The Heritage Insider: Abortion is declining, school choice is expanding, plans for replacing ObamaCare have been written, the federal budget can be balanced, why do health care and education get more expensive while toys get cheaper?
Abortion is declining. School choice is expanding. Plans for replacing ObamaCare have been written. How to balance the federal budget in 10 years. Why do health care and education get more expensive while toys get cheaper?
The growth of two conservative movements: The annual March for Life was held on Friday, about which Sarah Torre writes: “Over the past five years alone, state policymakers have passed more than 300 commonsense policies protecting women from a dangerous abortion industry and restoring respect for the dignity of both mother and child in law. Because of that persistent, tireless witness for life, 74 percent of Americans now say they would support significant restrictions on abortion, limiting it to at most the first three months of pregnancy. Just a few weeks ago, the pro-abortion Guttmacher Institute announced that the nation’s abortion rate continues to plummet to its lowest point since 1973.” [InsiderOnline]
Meanwhile, this past week was National School Choice Week, about which Ben DeGrow of the Mackinac Center writes: “The evidence that school choice works continues to mount. Last May, the advocacy group EdChoice updated the tally ofgold-standard research on private school choice. The vast majority of 100 published studies shows that choice programs benefit their participants, public schools, state treasuries and society at large. […] School choice remains popular with Michigan voters, and even more so nationally. The Mackinac Center released survey results in August showing strong majorities of Michigan voters in favor of nearly all forms of choice and rejecting the argument that choice hurts public schools. Half the Detroiters polled say the city’s students need more educational options. More recently, a poll sponsored by the American Federation for Children finds a consistently strong and diverse majority of American voters back school choice. In both the state and national measures of public opinion, the idea of tax-credit scholarships registered the strongest positive numbers. […] Roughly 3 million students in 43 states and the District of Columbia are enrolled in public charter schools. The number of school choice program participants, meanwhile, has grown dramatically in recent years, and now includes nearly 400,000 students in 25 states who benefit from an educational voucher, tax-credit scholarship or education saving account.” [InsiderOnline]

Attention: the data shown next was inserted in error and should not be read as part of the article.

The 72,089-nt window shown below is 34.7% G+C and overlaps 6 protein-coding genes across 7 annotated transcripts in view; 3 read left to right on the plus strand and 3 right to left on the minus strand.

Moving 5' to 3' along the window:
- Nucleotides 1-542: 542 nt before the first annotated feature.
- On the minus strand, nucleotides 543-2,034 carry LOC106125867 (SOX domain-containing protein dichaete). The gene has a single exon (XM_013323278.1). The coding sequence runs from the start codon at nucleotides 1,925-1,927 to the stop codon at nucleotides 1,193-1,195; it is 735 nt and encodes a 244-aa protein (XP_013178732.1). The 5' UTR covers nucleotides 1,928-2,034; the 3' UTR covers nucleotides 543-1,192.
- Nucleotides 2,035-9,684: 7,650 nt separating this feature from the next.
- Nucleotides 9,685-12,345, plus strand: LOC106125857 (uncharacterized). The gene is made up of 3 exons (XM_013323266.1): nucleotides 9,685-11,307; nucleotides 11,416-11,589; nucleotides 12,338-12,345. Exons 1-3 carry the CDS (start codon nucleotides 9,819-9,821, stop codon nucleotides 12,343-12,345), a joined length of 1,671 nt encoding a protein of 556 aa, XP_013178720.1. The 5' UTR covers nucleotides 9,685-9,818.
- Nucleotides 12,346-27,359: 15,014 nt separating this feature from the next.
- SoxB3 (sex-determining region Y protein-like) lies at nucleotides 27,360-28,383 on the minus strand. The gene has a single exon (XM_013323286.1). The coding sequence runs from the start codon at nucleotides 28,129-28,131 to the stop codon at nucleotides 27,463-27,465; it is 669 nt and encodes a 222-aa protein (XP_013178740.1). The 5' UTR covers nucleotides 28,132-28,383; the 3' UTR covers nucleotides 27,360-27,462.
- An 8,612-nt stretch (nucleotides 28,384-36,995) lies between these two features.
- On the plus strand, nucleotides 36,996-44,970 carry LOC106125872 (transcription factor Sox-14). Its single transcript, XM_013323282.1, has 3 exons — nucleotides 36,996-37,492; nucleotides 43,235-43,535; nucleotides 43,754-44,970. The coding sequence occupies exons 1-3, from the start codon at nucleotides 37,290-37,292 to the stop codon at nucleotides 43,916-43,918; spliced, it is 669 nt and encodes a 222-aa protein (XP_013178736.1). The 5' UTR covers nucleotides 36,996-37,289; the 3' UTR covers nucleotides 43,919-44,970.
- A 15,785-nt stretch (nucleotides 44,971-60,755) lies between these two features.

An obstacle to choice. Public school attendance has gone up 5 percent since 1970 while public school employment has gone up 95 percent. As Rebecca Friedrichs explains in a new PragerU video, higher school employment means the teachers unions can collect more mandatory fees which they in turn use to lobby for more spending on public schools and against school choice programs. [InsiderOnline]
Yes, Republicans have plans to replace ObamaCare after they repeal it.Katherine Restrepo of the John Locke Institute reviews plans put forward by Speaker Paul Ryan and Rep. Tom Price (who is also President Trump’s nominee to lead the Department of Health and Human Services). Both plans make use of tax credits for individuals to purchase health insurance, relax the restrictions on health savings accounts, and create high-risk pools to help those with pre-existing conditions obtain coverage. She concludes: “At the end of the day, Republicans want patients to have more say over their health care decision making. An effective transformation of our health care system should focus not just on coverage, but also more cost-effective access to health care services. Both of these goals can be achieved when patients are the true customers of health care.” [InsiderOnline]
Balancing the federal budget isn’t actually that hard. As Dan Mitchell points out, the federal government can balance its books in 10 years by simply holding the annual rate of growth of government spending to 2.63 percent instead of the projected 5.2 percent.